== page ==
• Bycatch of vulnerable marine wildlife is generally not monitored, but the impact of fishing activity on many shark species has been well documented. Population declines of sharks as a result of bycatch in international tuna fisheries is of major concern, particularly as sharks are sometimes targeted for their high value fins.

More information

  • Imported from Indian Ocean, Western & Central Pacific Ocean stocks,

Yellowfin tuna is a highly migratory species, fished throughout its range in the tropical regions of the Pacific, Indian and Atlantic Oceans. Trade records indicate Australia imported 318t of fresh, frozen and chilled (not including canned) tuna in 2011-12 from Fiji, Indonesia, the Maldives and NZ, but no detail of species imported or where the fish was caught is provided. Therefore it is not possible to provide specific advice on individual fisheries and the red ‘Say No’ ranking is the result of an assessment of the main way in which yellowfin tuna are fished and general stock status in the Western and Central Pacific and Indian Oceans.

In general, there is some concern from fisheries scientists that stocks in the Pacific Ocean are already overfished and current high levels of fishing are likely to cause further depletions in yellowfin tuna stocks.

Yellowfin tuna caught in the Pacific and Indian Oceans is taken using longlines, gillnets and purse seines associated with Fish Aggregating Devices (FADs). FADs are artificial objects that float on the surface of the ocean and exploit the natural tendency of fish and other marine wildlife to aggregate under floating objects. The bycatch of large numbers of sharks, including whale sharks, and turtles has been well documented in FAD-associated fisheries. Longlining and gillnetting is also responsible for the capture of threatened sharks, turtles and seabirds. Sharks are often targeted for the high value of their fins, a practice that is increasing in many tuna longline fisheries that catch yellowfin tuna. Scientists have assessed that tuna longlining has contributed to population declines of a number of shark species worldwide.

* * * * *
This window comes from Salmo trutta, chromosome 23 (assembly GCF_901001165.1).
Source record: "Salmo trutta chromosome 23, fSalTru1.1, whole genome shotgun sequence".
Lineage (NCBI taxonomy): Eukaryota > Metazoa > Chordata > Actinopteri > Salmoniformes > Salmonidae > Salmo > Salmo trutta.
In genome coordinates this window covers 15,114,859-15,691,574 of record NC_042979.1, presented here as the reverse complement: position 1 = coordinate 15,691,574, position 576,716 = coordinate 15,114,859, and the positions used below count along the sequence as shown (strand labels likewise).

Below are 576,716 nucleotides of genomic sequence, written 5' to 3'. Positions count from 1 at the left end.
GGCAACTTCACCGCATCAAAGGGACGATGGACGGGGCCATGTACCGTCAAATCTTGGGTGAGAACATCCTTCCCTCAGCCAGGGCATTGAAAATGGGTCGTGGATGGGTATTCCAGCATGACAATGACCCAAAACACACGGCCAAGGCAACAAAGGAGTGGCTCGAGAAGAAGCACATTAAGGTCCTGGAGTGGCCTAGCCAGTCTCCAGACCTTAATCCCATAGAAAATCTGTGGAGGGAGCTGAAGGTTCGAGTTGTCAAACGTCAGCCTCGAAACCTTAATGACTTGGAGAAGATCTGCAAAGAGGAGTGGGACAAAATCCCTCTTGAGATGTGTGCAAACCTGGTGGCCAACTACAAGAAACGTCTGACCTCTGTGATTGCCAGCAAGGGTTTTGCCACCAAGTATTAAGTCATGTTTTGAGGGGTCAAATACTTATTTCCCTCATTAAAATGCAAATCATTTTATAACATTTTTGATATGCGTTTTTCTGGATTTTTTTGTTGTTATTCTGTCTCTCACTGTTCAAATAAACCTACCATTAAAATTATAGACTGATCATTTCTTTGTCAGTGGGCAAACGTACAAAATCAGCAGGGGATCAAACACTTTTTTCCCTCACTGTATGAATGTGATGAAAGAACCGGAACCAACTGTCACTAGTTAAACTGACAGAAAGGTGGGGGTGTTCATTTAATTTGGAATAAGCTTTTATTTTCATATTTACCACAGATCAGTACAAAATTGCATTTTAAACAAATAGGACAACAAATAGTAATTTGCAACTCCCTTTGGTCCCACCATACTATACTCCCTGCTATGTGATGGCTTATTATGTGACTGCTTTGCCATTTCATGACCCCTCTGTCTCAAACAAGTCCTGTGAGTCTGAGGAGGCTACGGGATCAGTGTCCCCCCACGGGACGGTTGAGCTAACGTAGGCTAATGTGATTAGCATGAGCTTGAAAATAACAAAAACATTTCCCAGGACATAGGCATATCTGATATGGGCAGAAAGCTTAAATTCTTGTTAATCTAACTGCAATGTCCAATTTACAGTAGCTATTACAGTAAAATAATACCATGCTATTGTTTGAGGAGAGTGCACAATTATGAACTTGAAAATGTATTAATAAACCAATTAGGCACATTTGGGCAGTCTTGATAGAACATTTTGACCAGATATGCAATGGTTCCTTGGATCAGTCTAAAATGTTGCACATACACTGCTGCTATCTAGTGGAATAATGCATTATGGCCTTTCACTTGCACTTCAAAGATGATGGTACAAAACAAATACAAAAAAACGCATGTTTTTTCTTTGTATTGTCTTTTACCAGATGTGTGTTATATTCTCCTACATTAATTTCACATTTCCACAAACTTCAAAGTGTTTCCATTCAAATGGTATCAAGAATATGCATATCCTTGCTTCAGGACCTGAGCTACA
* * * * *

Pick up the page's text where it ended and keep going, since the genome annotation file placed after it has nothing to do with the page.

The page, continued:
The countries that manage the fisheries generally do not monitor the bycatch caught, and independent observer coverage is low to non-existent.

  • Say No

Wild Caught

Region:
Western Commonwealth waters

Key Facts

  • Yellowfin tuna are mainly caught along the eastern coastline, with a smaller fishery operating off the west.
  • It is highly likely that the yellowfin tuna stock caught off western Australia is overfished, and international fishing pressure in the wider Indian Ocean is still set too high to allow the stock to recover. As the Australian portion of the catch is small, it is unlikely that fishing in Australian waters is driving the decline in the population.
  • Video monitoring of all fishing boats operating in the tuna fishery is a welcome advance, improving confidence in fishery log book reports.
  • Yellowfin tuna are caught on longlines that also catch endangered wildlife, such as turtles, seabirds, whales and dolphins.
  • Reports of interactions with turtles, seabirds, whales and dolphins has increased significantly in recent years, most likely as a result of the introduction of video monitoring in the fishery.

More information

  • Commonwealth Western Tuna and Billfish Fishery (66t in 2016)

Yellowfin tuna is a highly migratory species, fished throughout its range in the tropical regions of the Pacific, Indian and Atlantic Oceans. More than 90% of the Australian catch of yellowfin tuna is from a fishery operating along the eastern coastline. The smaller catch from the western coastline is assessed here.

It is highly likely that the stock of yellowfin tuna caught caught off western Australia is overfished, and international fishing pressure in the wider Indian Ocean is still set too high to allow the stock to recover. As the Australian portion of the catch is small, it is unlikely that fishing in Australian waters is driving the decline in the population.

Yellowfin tuna are caught using longlines in Australian waters, which also catch a range of threatened species. In previous years, fishery observers undertook independent monitoring of the impact of fishing on endangered wildlife. Video monitoring across the fishing fleet was rolled out in 2015. This welcome advance provides high confidence in reporting of wildlife affected by the fishery.

However, video monitoring has identified that fishers were significantly under-reporting how much endangered wildlife has been killed in the fishery in the past, which means that the impact of this fishery is likely higher than previously thought.

Since cameras have been on boats the number of turtles, seabirds, whales and dolphins caught has increased. Given the relatively small scale of this fishery, it is unlikely that it is driving decline in the populations of these species, or preventing their recovery. However, it is expected that management measures are put in place to ensure that marine wildlife bycatch reduces over time.

Commonwealth marine parks, set to be established in 2018, may provide a degree of protection to endangered wildlife. However, it is notable that sectors of the tuna fishing industry sought, and may yet secure, significant reductions in the area protected from fishing in offshore western Australian waters.